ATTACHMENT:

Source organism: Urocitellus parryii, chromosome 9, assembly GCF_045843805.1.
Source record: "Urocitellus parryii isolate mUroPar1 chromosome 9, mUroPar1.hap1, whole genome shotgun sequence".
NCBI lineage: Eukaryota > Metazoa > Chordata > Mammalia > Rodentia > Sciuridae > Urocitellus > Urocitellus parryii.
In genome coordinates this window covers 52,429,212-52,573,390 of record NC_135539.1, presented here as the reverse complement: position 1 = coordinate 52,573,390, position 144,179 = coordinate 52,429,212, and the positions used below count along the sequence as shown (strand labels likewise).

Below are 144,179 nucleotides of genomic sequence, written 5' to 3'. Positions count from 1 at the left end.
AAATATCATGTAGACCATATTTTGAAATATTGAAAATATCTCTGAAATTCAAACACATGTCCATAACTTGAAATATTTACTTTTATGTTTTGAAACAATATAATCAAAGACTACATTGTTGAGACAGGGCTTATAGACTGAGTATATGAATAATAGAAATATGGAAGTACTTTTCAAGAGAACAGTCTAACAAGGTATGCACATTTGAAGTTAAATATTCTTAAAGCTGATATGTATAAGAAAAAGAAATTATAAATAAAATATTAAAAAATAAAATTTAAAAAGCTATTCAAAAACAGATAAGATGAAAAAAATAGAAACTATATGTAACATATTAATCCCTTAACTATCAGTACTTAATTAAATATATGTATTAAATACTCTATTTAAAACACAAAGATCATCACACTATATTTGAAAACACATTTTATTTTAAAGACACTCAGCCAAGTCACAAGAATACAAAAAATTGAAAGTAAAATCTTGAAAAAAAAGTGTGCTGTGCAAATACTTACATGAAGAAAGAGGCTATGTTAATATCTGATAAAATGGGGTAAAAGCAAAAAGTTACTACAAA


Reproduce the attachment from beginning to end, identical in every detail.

Source organism: Urocitellus parryii, chromosome 9, assembly GCF_045843805.1.
Source record: "Urocitellus parryii isolate mUroPar1 chromosome 9, mUroPar1.hap1, whole genome shotgun sequence".
NCBI lineage: Eukaryota > Metazoa > Chordata > Mammalia > Rodentia > Sciuridae > Urocitellus > Urocitellus parryii.
In genome coordinates this window covers 52,429,212-52,573,390 of record NC_135539.1, presented here as the reverse complement: position 1 = coordinate 52,573,390, position 144,179 = coordinate 52,429,212, and the positions used below count along the sequence as shown (strand labels likewise).

Below are 144,179 nucleotides of genomic sequence, written 5' to 3'. Positions count from 1 at the left end.
AAATATCATGTAGACCATATTTTGAAATATTGAAAATATCTCTGAAATTCAAACACATGTCCATAACTTGAAATATTTACTTTTATGTTTTGAAACAATATAATCAAAGACTACATTGTTGAGACAGGGCTTATAGACTGAGTATATGAATAATAGAAATATGGAAGTACTTTTCAAGAGAACAGTCTAACAAGGTATGCACATTTGAAGTTAAATATTCTTAAAGCTGATATGTATAAGAAAAAGAAATTATAAATAAAATATTAAAAAATAAAATTTAAAAAGCTATTCAAAAACAGATAAGATGAAAAAAATAGAAACTATATGTAACATATTAATCCCTTAACTATCAGTACTTAATTAAATATATGTATTAAATACTCTATTTAAAACACAAAGATCATCACACTATATTTGAAAACACATTTTATTTTAAAGACACTCAGCCAAGTCACAAGAATACAAAAAATTGAAAGTAAAATCTTGAAAAAAAAGTGTGCTGTGCAAATACTTACATGAAGAAAGAGGCTATGTTAATATCTGATAAAATGGGGTAAAAGCAAAAAGTTACTACAAA